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Lifting the tone of politics

Trinidad Express / THE puerile tit-for-tat between the Prime Minister and the Opposition United National Congress over who should “shut up” about who said what or didn’t say what, underscores the low level at which public issues are discussed by those in high office.

Lest he has forgotten, Prime Minister Dr Keith Rowley came to office on a platform promising to change the tone and raise the quality of political discourse for which he had so roundly condemned the then government of the former People’s Partnership.

Apparently, it is too tough a task. Like other Opposition Leaders before him, the habit of confrontation and aggressiveness appears to have followed him into the PM’s office.

Clearly, the transition from leader of some to leader of all is not as easy as moving from one side of the Parliament to the other.

If it were, Dr Rowley would have instinctively recognised the need to engage his critics, especially his most offensive ones.

Trinidad and Tobago is a long way from the days when its first prime minister, Dr Eric Williams, could dare to say “When I talk, let no damn dog bark”.

Even then it was considered dictatorial and disrespectful, except by his supporters who cheered ever louder.

But that was in the last century. It is true that the quality of commentary splayed across social media can test the most patient among us.

To enter that world is to step into a morass where vile ignorance and orchestrated misinformation stand proudly shoulder to shoulder with intelligence and beauty.

But the best leaders are those who embrace the responsibility to be a living expression of all that they claim to stand for.

Frankly, our leaders have not distinguished themselves in this way although each has managed to inspire the hope of new standards in the process of being elected to office. By his repeated intemperate utterances, however, Dr Rowley is showing that he is not cut from any different cloth.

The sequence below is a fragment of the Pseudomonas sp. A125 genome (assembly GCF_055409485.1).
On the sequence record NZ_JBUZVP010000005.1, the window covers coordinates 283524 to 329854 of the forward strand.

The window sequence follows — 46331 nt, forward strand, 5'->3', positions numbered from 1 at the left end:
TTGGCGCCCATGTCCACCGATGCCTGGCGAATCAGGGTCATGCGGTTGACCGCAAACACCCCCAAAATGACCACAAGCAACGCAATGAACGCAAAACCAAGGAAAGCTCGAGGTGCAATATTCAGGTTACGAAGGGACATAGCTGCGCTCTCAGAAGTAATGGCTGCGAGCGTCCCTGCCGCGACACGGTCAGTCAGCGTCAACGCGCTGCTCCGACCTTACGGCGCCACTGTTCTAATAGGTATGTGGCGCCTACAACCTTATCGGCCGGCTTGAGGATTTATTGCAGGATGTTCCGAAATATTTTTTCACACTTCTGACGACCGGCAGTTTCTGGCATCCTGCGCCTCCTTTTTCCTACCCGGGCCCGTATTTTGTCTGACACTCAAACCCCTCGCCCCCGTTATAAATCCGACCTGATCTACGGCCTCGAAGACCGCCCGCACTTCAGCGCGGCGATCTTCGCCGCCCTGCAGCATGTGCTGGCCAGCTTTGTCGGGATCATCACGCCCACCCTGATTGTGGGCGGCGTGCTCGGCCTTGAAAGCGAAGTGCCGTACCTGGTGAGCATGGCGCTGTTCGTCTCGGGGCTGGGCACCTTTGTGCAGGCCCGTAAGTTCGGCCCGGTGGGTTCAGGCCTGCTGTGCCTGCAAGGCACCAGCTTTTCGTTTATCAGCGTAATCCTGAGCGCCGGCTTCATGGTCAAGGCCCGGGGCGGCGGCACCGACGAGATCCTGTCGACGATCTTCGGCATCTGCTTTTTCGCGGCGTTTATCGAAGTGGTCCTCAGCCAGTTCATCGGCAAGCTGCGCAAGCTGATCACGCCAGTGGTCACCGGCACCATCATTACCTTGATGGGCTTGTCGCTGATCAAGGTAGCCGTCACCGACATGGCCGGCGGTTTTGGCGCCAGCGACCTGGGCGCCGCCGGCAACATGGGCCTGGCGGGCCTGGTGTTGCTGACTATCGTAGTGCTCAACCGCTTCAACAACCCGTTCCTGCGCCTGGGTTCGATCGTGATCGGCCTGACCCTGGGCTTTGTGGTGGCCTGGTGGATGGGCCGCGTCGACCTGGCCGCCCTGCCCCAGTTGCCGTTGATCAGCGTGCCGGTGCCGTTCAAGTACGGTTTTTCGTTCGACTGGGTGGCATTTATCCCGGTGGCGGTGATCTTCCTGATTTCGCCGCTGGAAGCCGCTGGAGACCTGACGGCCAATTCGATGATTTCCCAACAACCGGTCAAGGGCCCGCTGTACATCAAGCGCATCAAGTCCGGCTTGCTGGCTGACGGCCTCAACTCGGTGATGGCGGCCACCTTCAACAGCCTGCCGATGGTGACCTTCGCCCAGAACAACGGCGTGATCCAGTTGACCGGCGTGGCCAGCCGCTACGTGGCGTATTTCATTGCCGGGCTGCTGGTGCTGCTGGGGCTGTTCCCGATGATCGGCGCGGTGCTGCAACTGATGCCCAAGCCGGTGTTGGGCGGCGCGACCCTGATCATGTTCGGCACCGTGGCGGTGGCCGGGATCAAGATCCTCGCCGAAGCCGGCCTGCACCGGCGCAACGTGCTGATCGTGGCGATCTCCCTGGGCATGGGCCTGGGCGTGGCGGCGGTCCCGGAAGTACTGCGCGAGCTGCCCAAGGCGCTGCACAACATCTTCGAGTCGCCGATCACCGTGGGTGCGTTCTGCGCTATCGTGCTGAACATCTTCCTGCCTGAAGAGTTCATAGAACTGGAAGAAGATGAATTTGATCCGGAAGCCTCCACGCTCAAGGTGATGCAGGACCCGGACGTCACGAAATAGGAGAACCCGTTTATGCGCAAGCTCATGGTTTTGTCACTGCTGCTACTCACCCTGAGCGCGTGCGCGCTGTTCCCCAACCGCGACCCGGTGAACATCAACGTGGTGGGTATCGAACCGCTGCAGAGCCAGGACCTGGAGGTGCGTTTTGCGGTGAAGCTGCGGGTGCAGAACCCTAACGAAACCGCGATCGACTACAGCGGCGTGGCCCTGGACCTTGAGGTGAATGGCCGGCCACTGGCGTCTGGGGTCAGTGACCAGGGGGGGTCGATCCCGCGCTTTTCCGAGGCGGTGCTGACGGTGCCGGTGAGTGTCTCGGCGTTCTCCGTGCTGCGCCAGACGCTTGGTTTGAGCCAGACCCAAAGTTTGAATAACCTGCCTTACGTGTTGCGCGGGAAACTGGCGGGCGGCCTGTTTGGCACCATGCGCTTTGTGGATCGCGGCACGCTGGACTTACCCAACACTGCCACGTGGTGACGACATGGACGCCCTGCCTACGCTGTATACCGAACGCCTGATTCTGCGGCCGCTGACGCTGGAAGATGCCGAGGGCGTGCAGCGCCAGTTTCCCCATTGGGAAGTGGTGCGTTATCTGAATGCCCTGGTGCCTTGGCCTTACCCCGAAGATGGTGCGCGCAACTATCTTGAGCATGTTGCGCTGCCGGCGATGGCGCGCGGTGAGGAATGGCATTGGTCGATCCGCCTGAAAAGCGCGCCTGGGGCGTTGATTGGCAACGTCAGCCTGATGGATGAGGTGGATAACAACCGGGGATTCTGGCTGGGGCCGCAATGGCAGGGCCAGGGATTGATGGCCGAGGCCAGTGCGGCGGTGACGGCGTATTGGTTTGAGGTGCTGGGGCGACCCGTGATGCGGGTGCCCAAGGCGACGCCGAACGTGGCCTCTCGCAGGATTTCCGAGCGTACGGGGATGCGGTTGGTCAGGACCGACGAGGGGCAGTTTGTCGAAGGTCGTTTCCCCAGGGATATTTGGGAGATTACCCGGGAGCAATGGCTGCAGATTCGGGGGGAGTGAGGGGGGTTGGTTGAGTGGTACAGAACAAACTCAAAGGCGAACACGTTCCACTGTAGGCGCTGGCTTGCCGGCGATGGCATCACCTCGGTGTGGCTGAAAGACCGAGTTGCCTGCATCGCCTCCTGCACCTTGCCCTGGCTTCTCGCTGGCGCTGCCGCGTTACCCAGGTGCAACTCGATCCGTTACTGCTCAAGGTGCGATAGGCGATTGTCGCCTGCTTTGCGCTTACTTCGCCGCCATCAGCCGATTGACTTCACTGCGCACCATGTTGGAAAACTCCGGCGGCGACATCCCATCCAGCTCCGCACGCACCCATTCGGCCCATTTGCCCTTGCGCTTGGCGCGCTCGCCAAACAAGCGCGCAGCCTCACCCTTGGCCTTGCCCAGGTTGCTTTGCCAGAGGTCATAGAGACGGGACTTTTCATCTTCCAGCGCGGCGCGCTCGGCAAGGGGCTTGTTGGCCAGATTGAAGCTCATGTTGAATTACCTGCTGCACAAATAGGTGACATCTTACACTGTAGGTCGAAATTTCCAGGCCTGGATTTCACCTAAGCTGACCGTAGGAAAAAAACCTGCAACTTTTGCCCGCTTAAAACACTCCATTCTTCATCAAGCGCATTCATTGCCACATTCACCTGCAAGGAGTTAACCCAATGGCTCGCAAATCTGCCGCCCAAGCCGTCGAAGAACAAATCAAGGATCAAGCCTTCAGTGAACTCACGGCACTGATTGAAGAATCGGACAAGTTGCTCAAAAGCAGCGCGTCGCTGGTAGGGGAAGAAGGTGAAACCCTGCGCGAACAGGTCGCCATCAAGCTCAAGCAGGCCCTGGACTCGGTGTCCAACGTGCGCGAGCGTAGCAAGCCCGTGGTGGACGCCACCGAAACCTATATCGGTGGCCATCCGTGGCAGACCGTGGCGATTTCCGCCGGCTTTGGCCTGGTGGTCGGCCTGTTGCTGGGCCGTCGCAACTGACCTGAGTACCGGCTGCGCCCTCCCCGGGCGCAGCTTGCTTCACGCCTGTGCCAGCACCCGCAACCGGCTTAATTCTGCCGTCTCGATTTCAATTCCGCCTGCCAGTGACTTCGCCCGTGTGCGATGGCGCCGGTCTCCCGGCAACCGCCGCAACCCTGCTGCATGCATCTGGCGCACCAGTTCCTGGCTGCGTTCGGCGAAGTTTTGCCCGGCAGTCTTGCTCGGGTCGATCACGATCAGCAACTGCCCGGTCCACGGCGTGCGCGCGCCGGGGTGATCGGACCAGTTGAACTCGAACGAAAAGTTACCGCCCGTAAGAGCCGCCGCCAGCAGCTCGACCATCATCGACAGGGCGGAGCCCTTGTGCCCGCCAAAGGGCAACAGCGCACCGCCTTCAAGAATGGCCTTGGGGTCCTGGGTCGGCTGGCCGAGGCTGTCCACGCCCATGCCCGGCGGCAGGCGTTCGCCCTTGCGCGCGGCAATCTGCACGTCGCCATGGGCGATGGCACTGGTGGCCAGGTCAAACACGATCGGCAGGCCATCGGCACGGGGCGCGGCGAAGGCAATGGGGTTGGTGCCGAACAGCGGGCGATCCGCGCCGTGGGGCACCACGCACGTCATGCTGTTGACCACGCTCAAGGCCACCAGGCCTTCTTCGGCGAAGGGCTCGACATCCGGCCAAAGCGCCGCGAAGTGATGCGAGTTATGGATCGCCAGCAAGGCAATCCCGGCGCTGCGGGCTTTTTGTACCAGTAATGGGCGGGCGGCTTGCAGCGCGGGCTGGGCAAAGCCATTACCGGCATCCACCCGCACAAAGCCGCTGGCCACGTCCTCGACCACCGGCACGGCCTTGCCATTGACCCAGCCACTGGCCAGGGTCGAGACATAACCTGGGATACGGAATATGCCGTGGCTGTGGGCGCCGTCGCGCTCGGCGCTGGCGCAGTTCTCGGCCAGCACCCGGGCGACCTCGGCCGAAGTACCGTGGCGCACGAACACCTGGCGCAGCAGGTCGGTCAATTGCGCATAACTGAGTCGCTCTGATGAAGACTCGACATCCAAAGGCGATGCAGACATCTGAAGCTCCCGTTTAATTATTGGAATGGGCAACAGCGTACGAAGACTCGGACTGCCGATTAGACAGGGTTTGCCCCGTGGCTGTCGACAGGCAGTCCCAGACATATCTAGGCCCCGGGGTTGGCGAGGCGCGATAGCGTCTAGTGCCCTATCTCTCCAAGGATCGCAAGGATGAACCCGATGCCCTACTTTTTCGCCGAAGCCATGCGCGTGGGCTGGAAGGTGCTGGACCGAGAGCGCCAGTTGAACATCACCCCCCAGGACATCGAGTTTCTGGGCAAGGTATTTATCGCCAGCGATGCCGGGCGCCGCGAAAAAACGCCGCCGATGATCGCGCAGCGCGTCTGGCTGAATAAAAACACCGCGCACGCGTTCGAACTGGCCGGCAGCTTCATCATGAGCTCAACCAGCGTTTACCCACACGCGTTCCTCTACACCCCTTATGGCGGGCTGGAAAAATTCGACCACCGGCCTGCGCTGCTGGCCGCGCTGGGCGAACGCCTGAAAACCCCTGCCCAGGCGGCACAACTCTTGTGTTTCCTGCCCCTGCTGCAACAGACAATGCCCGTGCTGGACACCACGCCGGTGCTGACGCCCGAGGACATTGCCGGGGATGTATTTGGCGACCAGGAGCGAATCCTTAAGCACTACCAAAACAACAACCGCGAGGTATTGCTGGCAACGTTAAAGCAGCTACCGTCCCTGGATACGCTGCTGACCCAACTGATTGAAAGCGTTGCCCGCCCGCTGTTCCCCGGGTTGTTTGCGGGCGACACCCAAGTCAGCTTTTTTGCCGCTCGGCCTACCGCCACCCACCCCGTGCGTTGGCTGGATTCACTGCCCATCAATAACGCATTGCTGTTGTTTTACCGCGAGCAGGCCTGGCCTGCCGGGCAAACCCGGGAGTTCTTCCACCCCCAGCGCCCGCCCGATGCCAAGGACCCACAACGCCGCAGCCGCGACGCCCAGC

His regular dismissal of criticism as “foolishness? betrays a stubborn refusal or inability to respect people enough to engage their objections to him and his government.

Across the parliamentary aisle, Opposition Leader Kamla Persad-Bissessar and the UNC is caught in a similar psychology which, last week, prompted its statement telling Dr Rowley to take his own advice and “shut up”.

It is becoming increasingly difficult for Trinbagonians who consider themselves to be open-minded, thinking people to recognise themselves in the leaders that they are consistently bringing to office.

Surely, we must be better than that. It is only by being willing to reach beyond the confines of the echo chambers of applause in which they are trapped that our political leaders will learn to address the country as the leader of all, friends and foes alike.

As politician after politician has already discovered, speaking only from the platform of the faithful is the guaranteed path to failure and defeat.

What we need from our leaders is the politics of real inclusion, not that of continued division.

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